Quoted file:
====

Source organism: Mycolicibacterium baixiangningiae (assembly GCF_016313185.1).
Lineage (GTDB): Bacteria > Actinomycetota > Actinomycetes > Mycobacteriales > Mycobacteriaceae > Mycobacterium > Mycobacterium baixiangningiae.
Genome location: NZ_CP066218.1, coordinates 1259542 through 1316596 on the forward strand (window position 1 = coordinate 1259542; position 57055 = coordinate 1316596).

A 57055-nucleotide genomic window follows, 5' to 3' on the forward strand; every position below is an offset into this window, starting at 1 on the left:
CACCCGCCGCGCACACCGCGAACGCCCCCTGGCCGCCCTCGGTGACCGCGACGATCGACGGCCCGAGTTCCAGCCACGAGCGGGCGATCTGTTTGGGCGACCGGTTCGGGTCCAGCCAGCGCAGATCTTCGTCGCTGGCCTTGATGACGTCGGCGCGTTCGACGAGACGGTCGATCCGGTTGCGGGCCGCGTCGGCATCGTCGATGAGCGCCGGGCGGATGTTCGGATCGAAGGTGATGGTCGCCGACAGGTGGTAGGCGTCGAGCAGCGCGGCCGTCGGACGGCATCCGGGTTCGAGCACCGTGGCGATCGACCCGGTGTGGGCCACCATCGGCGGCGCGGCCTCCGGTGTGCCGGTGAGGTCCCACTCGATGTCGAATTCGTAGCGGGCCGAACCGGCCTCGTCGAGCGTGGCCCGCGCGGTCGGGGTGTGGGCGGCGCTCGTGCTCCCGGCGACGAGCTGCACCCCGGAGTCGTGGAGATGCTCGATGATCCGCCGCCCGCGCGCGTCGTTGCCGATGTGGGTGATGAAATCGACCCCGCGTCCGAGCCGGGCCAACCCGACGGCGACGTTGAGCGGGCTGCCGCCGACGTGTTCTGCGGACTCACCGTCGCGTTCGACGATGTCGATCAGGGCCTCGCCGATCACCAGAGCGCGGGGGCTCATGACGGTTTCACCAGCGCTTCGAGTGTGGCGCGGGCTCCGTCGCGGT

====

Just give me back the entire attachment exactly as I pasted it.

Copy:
Source organism: Mycolicibacterium baixiangningiae (assembly GCF_016313185.1).
Lineage (GTDB): Bacteria > Actinomycetota > Actinomycetes > Mycobacteriales > Mycobacteriaceae > Mycobacterium > Mycobacterium baixiangningiae.
Genome location: NZ_CP066218.1, coordinates 1259542 through 1316596 on the forward strand (window position 1 = coordinate 1259542; position 57055 = coordinate 1316596).

A 57055-nucleotide genomic window follows, 5' to 3' on the forward strand; every position below is an offset into this window, starting at 1 on the left:
CACCCGCCGCGCACACCGCGAACGCCCCCTGGCCGCCCTCGGTGACCGCGACGATCGACGGCCCGAGTTCCAGCCACGAGCGGGCGATCTGTTTGGGCGACCGGTTCGGGTCCAGCCAGCGCAGATCTTCGTCGCTGGCCTTGATGACGTCGGCGCGTTCGACGAGACGGTCGATCCGGTTGCGGGCCGCGTCGGCATCGTCGATGAGCGCCGGGCGGATGTTCGGATCGAAGGTGATGGTCGCCGACAGGTGGTAGGCGTCGAGCAGCGCGGCCGTCGGACGGCATCCGGGTTCGAGCACCGTGGCGATCGACCCGGTGTGGGCCACCATCGGCGGCGCGGCCTCCGGTGTGCCGGTGAGGTCCCACTCGATGTCGAATTCGTAGCGGGCCGAACCGGCCTCGTCGAGCGTGGCCCGCGCGGTCGGGGTGTGGGCGGCGCTCGTGCTCCCGGCGACGAGCTGCACCCCGGAGTCGTGGAGATGCTCGATGATCCGCCGCCCGCGCGCGTCGTTGCCGATGTGGGTGATGAAATCGACCCCGCGTCCGAGCCGGGCCAACCCGACGGCGACGTTGAGCGGGCTGCCGCCGACGTGTTCTGCGGACTCACCGTCGCGTTCGACGATGTCGATCAGGGCCTCGCCGATCACCAGAGCGCGGGGGCTCATGACGGTTTCACCAGCGCTTCGAGTGTGGCGCGGGCTCCGTCGCGGT